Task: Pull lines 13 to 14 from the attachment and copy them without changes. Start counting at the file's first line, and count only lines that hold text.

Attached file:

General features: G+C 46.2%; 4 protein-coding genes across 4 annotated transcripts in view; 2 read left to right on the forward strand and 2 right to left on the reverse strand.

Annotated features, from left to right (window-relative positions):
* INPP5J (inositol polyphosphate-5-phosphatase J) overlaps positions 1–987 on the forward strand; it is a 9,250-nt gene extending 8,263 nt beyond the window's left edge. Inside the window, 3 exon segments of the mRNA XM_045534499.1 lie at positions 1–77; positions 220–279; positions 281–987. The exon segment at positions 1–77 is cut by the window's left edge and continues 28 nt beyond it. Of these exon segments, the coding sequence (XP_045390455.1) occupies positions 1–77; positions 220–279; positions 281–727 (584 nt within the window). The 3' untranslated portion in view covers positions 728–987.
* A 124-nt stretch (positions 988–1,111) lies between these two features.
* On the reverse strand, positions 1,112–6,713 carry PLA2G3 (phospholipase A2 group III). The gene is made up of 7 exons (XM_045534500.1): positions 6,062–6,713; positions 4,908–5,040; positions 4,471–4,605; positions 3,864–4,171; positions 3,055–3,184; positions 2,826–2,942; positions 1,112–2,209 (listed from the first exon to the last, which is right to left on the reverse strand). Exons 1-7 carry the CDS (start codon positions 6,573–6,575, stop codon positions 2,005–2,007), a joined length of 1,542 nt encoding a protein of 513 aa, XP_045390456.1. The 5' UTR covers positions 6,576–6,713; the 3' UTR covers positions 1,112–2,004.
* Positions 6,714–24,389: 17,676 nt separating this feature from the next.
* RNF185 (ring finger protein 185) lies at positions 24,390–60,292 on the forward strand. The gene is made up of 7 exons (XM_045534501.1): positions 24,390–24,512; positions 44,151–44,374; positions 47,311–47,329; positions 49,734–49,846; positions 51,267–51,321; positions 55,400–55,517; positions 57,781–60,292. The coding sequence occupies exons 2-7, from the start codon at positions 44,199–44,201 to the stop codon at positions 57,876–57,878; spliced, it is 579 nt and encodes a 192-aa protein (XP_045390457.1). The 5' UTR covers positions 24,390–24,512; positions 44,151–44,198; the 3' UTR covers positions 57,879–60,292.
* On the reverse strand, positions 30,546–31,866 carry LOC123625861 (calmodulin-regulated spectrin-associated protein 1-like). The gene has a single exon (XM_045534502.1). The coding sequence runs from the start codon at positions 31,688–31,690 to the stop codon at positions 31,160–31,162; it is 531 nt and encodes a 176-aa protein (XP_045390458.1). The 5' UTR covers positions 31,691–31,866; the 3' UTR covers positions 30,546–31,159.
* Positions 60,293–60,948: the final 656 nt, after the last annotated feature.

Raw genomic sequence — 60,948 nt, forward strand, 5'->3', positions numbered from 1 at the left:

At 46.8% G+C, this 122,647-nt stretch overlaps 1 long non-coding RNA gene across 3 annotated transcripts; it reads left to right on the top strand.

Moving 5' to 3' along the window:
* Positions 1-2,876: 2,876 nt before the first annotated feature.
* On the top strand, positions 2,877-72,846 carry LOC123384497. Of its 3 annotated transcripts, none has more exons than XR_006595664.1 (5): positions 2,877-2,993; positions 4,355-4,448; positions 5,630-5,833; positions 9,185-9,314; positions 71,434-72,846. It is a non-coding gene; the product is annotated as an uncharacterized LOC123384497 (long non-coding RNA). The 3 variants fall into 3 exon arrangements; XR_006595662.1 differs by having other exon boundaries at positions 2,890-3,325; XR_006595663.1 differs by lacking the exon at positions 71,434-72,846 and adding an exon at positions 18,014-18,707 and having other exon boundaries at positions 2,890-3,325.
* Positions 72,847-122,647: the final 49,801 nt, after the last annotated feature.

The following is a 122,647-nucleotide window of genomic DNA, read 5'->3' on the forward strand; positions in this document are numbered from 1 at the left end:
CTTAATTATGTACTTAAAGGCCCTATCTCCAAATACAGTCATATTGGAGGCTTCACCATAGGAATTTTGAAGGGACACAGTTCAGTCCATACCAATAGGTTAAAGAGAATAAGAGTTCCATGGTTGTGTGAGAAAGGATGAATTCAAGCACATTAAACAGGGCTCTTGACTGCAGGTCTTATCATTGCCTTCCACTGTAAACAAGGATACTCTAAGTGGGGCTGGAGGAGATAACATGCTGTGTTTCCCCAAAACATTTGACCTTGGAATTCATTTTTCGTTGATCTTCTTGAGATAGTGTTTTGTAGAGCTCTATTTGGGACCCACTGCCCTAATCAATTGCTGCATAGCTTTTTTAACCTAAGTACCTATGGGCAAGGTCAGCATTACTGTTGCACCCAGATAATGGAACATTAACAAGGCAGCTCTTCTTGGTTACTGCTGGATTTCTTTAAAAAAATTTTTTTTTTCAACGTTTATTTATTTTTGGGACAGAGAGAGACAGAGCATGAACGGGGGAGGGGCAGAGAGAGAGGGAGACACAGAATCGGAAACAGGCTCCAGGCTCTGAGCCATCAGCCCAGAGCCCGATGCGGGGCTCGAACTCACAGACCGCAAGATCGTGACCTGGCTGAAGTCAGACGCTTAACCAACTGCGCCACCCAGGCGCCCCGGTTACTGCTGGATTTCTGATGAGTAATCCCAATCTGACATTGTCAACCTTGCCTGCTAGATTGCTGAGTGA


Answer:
* Positions 1-2,876: 2,876 nt before the first annotated feature.
* On the top strand, positions 2,877-72,846 carry LOC123384497. Of its 3 annotated transcripts, none has more exons than XR_006595664.1 (5): positions 2,877-2,993; positions 4,355-4,448; positions 5,630-5,833; positions 9,185-9,314; positions 71,434-72,846. It is a non-coding gene; the product is annotated as an uncharacterized LOC123384497 (long non-coding RNA). The 3 variants fall into 3 exon arrangements; XR_006595662.1 differs by having other exon boundaries at positions 2,890-3,325; XR_006595663.1 differs by lacking the exon at positions 71,434-72,846 and adding an exon at positions 18,014-18,707 and having other exon boundaries at positions 2,890-3,325.